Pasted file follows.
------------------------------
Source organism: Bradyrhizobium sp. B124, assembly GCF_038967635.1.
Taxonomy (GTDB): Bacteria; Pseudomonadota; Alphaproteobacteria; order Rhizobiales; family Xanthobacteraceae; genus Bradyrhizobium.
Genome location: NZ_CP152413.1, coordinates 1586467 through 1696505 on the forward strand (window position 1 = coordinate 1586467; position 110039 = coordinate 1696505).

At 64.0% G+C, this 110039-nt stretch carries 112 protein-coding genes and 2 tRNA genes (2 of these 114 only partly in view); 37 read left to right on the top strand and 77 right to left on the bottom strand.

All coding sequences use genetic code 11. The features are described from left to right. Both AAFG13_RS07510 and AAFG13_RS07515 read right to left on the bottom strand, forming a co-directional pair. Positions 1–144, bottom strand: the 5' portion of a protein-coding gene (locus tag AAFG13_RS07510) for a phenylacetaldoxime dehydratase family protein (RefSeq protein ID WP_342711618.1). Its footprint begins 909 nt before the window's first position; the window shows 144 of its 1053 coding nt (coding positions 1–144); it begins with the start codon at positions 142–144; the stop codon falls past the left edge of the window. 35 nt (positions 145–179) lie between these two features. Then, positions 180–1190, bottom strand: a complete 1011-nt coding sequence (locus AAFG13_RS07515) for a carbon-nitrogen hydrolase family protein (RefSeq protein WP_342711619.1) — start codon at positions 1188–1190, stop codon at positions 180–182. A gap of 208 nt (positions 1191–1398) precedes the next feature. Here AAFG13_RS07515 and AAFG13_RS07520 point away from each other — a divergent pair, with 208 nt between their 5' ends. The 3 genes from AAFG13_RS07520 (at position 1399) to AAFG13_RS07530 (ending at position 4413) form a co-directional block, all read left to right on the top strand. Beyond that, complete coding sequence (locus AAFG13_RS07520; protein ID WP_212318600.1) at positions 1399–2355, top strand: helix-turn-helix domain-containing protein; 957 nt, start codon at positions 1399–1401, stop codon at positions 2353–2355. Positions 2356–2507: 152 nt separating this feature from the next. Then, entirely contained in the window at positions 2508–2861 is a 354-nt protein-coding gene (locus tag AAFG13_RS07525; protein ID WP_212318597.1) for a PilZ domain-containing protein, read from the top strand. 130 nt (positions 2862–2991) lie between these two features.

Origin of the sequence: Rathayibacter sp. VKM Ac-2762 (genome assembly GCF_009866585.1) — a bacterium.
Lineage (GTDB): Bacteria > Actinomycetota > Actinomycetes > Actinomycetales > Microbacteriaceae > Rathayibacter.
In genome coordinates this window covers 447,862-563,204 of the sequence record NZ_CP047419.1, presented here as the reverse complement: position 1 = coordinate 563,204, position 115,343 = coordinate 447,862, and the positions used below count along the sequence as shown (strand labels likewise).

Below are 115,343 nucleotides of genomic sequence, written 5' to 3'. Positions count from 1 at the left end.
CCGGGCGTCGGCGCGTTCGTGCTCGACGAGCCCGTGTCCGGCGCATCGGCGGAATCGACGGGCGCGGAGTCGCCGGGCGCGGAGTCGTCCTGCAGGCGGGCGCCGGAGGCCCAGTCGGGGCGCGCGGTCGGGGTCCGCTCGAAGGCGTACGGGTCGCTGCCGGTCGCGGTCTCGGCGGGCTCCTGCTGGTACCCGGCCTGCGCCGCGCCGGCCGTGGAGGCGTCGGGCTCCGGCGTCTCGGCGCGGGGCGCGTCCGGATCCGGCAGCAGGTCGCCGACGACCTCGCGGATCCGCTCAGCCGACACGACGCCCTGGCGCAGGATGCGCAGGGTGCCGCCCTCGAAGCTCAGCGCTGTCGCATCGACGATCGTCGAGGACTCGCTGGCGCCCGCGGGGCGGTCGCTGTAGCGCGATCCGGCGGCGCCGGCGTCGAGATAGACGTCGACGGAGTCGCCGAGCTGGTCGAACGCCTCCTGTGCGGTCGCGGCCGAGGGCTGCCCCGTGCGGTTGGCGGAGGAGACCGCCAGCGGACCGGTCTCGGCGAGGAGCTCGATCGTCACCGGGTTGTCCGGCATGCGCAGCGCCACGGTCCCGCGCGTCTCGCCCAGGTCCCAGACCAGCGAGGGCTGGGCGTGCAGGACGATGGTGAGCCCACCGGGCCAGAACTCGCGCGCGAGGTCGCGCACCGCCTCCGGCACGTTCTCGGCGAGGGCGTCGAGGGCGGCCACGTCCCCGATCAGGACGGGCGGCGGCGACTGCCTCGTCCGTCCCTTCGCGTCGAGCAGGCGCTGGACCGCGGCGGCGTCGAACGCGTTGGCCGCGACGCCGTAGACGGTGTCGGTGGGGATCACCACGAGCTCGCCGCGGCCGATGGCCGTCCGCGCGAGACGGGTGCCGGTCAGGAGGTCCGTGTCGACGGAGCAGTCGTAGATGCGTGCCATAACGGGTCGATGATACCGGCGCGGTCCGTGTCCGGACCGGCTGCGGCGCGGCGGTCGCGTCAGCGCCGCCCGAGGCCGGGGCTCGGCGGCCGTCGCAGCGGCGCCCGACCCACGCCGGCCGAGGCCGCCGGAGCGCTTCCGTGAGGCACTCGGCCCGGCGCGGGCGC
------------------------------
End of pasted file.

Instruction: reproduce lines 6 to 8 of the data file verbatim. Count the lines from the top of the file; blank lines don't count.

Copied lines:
Origin of the sequence: Rathayibacter sp. VKM Ac-2762 (genome assembly GCF_009866585.1) — a bacterium.
Lineage (GTDB): Bacteria > Actinomycetota > Actinomycetes > Actinomycetales > Microbacteriaceae > Rathayibacter.
In genome coordinates this window covers 447,862-563,204 of the sequence record NZ_CP047419.1, presented here as the reverse complement: position 1 = coordinate 563,204, position 115,343 = coordinate 447,862, and the positions used below count along the sequence as shown (strand labels likewise).